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The Fake Cable Wire

The Fake Cable Wire

So when Esau saw that the Canaanite women did not please Isaac his father, Esau went to Ishmael and took as his wife, besides the wives he had, Mahalath the daughter of Ishmael, Abraham’s son. Genesis 28:8

Twenty-some years ago, we bought a house and were in the process of moving in when we discovered something odd. There was a cable wire sticking out of floor along the wall in a place that looked like a good spot for a TV. Upon further inspection though, it was simply a short piece of cable wire that someone had cut and stuck there to make it appear as if there was a cable hookup. It wasn’t a big deal to us – we never did put a TV in that living room – but it was concerning. What other flaws did they try to conceal? Who does that?

I’ve done something similar though. In my addiction, I lived in constant shame, so I tried to do enough good deeds to fool others. If everyone thought I was a good guy, I felt better about myself. And I certainly did do good things, but it was all just that a sham, as I had this entire secret life that I hid from everyone. Like lipstick on a pig however, the pretty facade didn’t change what was underneath. It just concealed it from the world for a little while.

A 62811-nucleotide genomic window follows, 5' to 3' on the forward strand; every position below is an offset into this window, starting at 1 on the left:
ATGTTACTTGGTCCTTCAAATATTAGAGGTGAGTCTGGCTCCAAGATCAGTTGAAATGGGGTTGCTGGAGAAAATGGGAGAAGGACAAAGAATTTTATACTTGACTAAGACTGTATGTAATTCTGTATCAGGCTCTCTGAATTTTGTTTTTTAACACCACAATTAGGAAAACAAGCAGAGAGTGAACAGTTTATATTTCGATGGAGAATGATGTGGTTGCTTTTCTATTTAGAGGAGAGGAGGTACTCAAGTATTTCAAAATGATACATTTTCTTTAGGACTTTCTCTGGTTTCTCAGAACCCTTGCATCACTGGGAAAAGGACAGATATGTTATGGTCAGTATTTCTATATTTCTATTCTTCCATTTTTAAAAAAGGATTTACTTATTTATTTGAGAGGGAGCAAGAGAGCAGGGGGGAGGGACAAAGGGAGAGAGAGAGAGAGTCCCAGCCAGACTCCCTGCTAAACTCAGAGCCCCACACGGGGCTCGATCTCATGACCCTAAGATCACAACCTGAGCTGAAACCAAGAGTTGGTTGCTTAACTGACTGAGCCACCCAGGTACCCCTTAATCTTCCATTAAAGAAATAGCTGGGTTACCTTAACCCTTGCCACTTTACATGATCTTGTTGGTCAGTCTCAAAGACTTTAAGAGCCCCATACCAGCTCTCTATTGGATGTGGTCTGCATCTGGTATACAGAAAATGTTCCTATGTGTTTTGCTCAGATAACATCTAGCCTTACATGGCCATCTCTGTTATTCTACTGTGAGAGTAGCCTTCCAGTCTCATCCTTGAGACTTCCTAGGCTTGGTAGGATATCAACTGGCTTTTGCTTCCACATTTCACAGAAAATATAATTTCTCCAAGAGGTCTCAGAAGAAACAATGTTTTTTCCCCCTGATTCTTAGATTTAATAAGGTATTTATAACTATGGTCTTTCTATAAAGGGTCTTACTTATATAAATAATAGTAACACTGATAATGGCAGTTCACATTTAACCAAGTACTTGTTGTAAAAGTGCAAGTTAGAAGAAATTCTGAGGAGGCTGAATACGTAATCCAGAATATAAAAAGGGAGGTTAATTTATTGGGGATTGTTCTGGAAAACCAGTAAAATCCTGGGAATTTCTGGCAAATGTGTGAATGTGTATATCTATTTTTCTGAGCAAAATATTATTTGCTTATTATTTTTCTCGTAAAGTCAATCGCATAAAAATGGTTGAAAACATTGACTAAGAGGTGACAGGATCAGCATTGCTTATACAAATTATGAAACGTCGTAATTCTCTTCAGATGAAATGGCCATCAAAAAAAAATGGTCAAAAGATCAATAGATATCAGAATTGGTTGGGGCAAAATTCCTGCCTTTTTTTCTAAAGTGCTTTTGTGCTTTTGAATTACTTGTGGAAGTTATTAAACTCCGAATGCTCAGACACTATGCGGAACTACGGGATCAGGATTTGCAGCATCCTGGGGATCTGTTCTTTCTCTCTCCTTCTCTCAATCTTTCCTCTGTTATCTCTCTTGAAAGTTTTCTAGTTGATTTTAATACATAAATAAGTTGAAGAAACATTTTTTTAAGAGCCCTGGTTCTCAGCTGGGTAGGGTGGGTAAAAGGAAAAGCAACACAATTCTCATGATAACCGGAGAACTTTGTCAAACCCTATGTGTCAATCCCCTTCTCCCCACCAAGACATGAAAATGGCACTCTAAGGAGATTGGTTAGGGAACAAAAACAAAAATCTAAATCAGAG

Esau attempted this in today’s passage. His life up to that point had followed his impulsive appetite. But then he saw how his parents blessed Jacob for taking a wife from their own people. Esau had previously married not one, but two foreign women, which greatly displeased his parents. So, to manipulate their opinion of him, Esau married a cousin. Maybe Isaac and Rebekah were appeased, but this didn’t mean Esau had changed. The text is clear that he only did it for his own self-advancement. The marriage was a sham, like that fake cable wire, perpetrated to fool his parents.

Many of us have found ourselves here. We believe in God, and we call ourselves Christians. Deep down though, we know that our lives don’t really display any behaviors that we’d call radical obedience to Christ. We don’t daily abandon our will to follow him and anyone can see that our lives don’t look much different than those who don’t claim to follow Christ. So, we redefine what it means to be Christian. We dress up on Sunday morning and we go to church, singing worship songs, hoping that one hour covers up six days of living for ourselves. Like lipstick on a pig, and like that false cable wire though, our masquerade doesn’t fool God.

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